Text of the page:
If you do choose to fly, be mindful of your entire environment. Keep the recommended six feet of social distance whenever possible, wash or sanitize your hands frequently and sanitize surfaces that others may have touched. Using electronic check-in apps and packing your own food will help reduce face-to-face contact. 

Ultimately while it may seem like doing a road trip will inherently keep you safe of exposing yourself to the virus, it really all comes down to what you do while you’re traveling and how consciously you do it.

Travel insurance in the time of COVID?

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1. What are the benefits of travel insurance?
It can seriously help cover losses for non-refundable, pre-paid expenses and add peace of mind to trip planning. And that doesn’t just apply to flights, it applies to road trips too. While travel has always been unpredictable to a degree, the Covid-19 outbreak and imposed travel bans have shown a lot of Americans how much unexpected events can affect their travel plans. This seems to make a significant difference to how they consider to insure future holidays. It has been predicted that a lot of Americans will choose to drive in the coming months for travel, so it’s worth noting that travel insurance may reimburse you for covered losses faced on the road too such as trip cancellations or interruptions due to hurricanes and other weather-related events, to injuries or illness.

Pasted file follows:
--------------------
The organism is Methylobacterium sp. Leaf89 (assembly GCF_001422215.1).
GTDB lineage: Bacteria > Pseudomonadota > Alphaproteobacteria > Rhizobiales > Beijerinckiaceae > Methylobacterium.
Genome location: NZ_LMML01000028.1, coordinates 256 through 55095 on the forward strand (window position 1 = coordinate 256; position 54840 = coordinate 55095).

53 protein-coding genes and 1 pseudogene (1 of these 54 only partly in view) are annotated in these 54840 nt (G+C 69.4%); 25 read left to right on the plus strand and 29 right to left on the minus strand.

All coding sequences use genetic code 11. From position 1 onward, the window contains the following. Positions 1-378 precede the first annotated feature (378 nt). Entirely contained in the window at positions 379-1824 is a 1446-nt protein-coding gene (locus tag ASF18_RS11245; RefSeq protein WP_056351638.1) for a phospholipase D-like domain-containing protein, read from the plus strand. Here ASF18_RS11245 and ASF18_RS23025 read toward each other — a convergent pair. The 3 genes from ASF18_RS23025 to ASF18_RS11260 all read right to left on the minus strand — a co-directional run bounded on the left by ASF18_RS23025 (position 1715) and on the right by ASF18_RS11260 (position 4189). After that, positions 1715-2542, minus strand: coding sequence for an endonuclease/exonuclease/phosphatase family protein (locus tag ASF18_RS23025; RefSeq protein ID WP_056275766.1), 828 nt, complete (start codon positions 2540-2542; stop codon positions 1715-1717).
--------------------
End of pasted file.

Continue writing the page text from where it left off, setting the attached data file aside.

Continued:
2. How much does it typically cost and what does it typically cover?
Depending on the coverage you choose it can cover rental cars, vacation rentals, break downs, trip cancellations and interruptions, and a BIG one right now – medical coverage and 24/7 assistance. Keep in mind there are a number of factors that can adjust the price of your insurance such as the age of traveler, trip expenses (a policy’s price is based on your nonrefundable of prepaid travel expenses so calculate all of the costs you’ll incur before your departure when searching for a policy, plan selection,) the number of travelers and the destination. Insurance companies also consider the accessibility to medical facilities and the crime rates of your destination when determining a price. For example, if you were a single, healthy 30 year old male traveling to Colorado this summer for 2 weeks you could be looking at a rate of anywhere between $100 and $200 – using an insurance calculator from Allianz.com.